The Forward View: Australia – July 2017

Encouraging signs emerging, but long-term headwinds keep RBA on the sideline.

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Overview:

  • Revisions to real GDP growth forecasts this month largely reflect a stronger than expected rebound in coal exports following disruptions from Cyclone Debbie in Q1. Our forecasts now see net exports contributing 0.3 ppts to Q2 GDP (previously a 0.4ppt subtraction), pushing GDP growth up to 0.5% q/q and 1.5% y/y (previously 0.2% q/q and 1.2% y/y). Further out, we have not fundamentally changed the tone of our forecasts.
  • The household sector remains a point of relative concern for the outlook. High levels of household debt, muted wages growth and ailing consumer sentiment all pose significant hurdles, especially as wealth effects from property prices continue to fade. In stark contrast, improved profit outcomes have seen firms reporting the best business conditions they have seen for years – back around pre-GFC levels – while business confidence is also at lofty levels.
  • How the disparity will resolve itself is still unclear, although recent indications have been encouraging, with retail conditions in the NAB Survey now showing some signs of improvement off the back of better than expected retail sales in recent months. Strong employment growth of late and signs of a lift in labour costs in the NAB Business Survey are additional signs that the benefits of solid business conditions may be gradually flowing through to households.
  • For now, we have maintained our forecast for lacklustre growth in household consumption, but acknowledge that prospect may have improved from where they were a few months ago. A moderate cyclical upturn in non-mining investment is expected, while government investment will help to fill some of the void left by mining investment. The second half of 2017 will see real GDP growth bolstered by a ramp up in LNG exports (although most of the strength will be in Q4), before softening to 2% y/y by end-2018 – as LNG peaks and dwelling construction drags, although base effects are also a factor. For 2019, growth improves moderately to around 2½% but nearer 3% y/y – as non mining investment and public spending strengthen.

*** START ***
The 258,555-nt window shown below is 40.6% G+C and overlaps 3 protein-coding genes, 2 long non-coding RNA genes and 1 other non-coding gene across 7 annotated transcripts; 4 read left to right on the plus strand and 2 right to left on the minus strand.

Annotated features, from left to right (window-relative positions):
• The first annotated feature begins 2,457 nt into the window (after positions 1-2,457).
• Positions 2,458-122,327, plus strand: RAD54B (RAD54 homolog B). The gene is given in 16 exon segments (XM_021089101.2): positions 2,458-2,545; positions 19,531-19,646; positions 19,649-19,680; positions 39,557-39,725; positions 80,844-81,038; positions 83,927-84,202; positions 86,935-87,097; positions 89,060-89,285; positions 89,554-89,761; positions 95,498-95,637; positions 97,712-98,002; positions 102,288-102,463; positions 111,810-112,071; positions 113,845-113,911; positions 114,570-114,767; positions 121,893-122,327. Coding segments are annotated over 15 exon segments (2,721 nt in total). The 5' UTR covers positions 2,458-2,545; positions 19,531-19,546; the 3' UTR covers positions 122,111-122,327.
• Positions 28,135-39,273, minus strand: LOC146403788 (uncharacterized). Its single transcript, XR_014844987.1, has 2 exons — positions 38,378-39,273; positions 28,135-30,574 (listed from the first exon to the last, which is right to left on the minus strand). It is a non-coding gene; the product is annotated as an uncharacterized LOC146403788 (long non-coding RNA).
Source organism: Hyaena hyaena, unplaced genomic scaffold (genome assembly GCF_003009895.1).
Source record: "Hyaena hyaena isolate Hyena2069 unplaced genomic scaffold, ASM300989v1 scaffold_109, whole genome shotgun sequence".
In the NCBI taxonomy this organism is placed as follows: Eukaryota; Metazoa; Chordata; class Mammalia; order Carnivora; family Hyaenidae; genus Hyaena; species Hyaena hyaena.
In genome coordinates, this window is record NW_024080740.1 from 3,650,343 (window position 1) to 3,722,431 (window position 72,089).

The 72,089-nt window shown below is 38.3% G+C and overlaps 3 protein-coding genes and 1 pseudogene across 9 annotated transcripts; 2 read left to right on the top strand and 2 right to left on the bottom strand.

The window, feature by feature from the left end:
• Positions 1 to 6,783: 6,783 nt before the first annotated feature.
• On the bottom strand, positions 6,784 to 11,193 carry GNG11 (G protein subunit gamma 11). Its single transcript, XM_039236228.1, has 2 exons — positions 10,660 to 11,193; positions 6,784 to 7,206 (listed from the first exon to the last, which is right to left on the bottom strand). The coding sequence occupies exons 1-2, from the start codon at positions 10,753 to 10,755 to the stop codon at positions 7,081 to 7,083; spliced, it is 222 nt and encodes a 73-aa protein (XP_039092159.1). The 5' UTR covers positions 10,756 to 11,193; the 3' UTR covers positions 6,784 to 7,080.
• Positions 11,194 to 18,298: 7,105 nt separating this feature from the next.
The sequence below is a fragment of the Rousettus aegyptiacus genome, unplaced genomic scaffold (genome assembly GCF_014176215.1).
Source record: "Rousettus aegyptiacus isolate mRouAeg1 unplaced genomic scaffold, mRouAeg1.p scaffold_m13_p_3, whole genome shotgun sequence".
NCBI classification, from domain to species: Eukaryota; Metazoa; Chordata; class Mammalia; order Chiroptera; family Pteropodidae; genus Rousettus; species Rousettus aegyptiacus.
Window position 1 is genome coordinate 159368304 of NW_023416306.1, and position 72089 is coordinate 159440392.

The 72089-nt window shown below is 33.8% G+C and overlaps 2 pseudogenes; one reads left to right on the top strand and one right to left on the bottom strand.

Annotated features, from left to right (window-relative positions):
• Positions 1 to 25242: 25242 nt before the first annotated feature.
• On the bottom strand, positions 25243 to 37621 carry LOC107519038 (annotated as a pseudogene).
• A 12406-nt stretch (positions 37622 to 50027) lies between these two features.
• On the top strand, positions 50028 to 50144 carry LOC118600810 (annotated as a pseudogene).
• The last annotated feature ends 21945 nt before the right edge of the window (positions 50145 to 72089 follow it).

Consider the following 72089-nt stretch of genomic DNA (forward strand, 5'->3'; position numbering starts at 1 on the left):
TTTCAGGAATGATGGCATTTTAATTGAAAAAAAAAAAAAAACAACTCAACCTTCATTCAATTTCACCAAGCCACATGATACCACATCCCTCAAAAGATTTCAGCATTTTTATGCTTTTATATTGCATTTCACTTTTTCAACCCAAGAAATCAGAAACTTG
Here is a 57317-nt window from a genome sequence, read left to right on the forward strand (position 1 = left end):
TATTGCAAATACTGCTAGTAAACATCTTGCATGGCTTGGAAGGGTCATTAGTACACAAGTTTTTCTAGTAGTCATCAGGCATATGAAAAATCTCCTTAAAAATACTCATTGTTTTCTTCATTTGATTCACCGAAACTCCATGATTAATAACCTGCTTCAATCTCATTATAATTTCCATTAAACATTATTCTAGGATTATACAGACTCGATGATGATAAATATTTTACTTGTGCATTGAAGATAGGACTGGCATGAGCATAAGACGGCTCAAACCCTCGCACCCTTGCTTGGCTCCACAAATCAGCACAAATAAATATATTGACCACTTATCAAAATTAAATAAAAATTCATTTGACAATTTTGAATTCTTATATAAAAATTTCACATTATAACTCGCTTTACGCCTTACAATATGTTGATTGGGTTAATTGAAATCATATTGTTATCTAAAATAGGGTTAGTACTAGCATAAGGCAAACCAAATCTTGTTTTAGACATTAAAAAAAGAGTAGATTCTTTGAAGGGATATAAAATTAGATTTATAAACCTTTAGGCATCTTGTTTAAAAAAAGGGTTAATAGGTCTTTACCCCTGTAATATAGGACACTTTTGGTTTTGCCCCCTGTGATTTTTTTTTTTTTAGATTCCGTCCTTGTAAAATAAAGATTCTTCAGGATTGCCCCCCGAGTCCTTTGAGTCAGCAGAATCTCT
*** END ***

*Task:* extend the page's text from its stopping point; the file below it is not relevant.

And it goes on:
• In response to the recent strength in official employment data, we have revised up our near-term expectations for the labour market. Much of the lift reflects a ‘catch-up’ with other indicators of employment (such as the NAB business survey employment index) and likely means that growth will stabilise from here, keeping the unemployment rate steady at around 5½.
  • Given the lingering risks to the outlook, signs of moderation in the housing market, and a reluctance to see the AUD strengthen further, the RBA should be content with keeping interest rates on hold for an extended period (mid 2019).  Recent data flows have however been more encouraging, and if maintained could raise the prospect of a change in the balance of risks.

For further details, please see the attached document.